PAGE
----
Alright, admittedly, I’ve been slacking in my bible reading in the last week. I completely spaced off the fact that I had Bible study tonight, so that gave me time to finish The Cost of Discipleship by Dietrich Boenhoffer [good read] and then get some more time in God’s word. Just like my past post on Deuteronomy, I came upon something that struck me as funny.
This particular journey will take place in Deuteronomy 21:1-9. The heading in my Extremely Sanctified Version Bible says “Atonement for Unsolved Murders”. I don’t know about anyone else, but unsolved murders brings to mind that show they still show on TV sometimes, “Unsolved Mysteries”, where Robert Stack makes this show about seriously weird and unsolved cases, usually murders or disappearing people. Stuff like that. If you’ve actually seen this show you know that unsolved murder cases in our day typically have a huge to do and now with all this forensic science it becomes a major ordeal to figure out who did it and why. Because motive is important and all. So, it’s a big circus with the cops and the CSI people and the crying women usually in their bathrobes and slippers and for some reason the word “DRAMATIZATION” is in all the shots. The people of Israel were given far different instruction for what to do in these situations (the bolding is mine):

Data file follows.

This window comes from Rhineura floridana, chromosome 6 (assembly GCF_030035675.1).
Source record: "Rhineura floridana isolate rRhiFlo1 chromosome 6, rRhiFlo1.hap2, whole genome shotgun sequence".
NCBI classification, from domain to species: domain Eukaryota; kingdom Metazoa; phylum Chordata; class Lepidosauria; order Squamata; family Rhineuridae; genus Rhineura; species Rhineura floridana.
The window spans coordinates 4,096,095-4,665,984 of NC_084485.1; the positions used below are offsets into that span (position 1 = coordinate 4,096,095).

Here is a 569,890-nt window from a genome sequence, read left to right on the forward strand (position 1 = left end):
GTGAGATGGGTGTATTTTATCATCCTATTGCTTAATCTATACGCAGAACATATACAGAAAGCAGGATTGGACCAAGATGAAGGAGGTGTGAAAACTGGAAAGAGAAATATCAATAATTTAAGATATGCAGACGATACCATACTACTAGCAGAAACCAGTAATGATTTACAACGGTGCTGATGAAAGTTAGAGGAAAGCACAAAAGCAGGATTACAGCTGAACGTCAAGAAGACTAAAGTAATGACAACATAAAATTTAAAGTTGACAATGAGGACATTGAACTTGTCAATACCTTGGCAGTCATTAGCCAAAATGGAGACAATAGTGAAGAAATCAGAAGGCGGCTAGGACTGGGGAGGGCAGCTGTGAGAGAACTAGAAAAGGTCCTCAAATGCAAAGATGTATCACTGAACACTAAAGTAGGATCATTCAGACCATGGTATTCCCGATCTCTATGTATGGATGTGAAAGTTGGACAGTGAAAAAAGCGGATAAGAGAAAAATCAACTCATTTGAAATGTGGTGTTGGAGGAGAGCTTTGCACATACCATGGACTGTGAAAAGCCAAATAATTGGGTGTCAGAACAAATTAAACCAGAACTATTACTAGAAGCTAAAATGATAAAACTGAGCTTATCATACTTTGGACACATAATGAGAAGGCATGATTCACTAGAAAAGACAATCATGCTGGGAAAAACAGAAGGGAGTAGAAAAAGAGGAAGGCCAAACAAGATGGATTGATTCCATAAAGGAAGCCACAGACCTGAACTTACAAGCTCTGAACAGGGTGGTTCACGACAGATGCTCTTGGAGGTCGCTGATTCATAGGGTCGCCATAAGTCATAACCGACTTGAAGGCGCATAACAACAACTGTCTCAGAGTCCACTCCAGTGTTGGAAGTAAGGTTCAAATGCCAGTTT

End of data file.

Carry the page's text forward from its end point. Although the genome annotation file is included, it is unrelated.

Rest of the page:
1 “If in the land that the Lord your God is giving you to possess someone is found slain, lying in the open country, and it is not known who killed him, 2 then your elders and your judges shall come out, and they shall measure the distance to the surrounding cities. 3 And the elders of the city that is nearest to the slain man shall take a heifer that has never been worked and that has not pulled in a yoke. 4 And the elders of that city shall bring the heifer down to a valley with running water, which is neither plowed nor sown, and shall break the heifer’s neck there in the valley
So, instead of all these people running around, the cackle of police radios and really horrible acting, Robert Stack would perhaps dramatically narrate as such:
Upon discovery of the body of the Jane Doe in the middle of the wilderness, face down in the dust, the elders and judges of Israel conferred. They looked in all directions and found that there were two cities nearby. One was 50 paces away, the other [dramatic pause] 48 paces away. So, to the second city they went and obtained a heifer. With great difficulty, they located valley with a small river of running water and brought the heifer along.
(A warning flashes on the screen and is narrated for the hearing impaired… by Robert Stack)
The following scene is graphic in nature and may not be suitable for young children. Viewer discretion is advised.
[Mr. Stack continues…]
Now, one of the elders then took a hatchet and brought it down with a mighty force against the neck of the heifer, thus offering a sacrifice for the sin of the unknown murderer…
I don’t know about anyone else, but I found this to be a bit funny and stood out because typically an offering is burned at the altar. And I wondered how one would manage to even do that. I certainly would like to see one of the elders from my church try and break the neck of one of these things: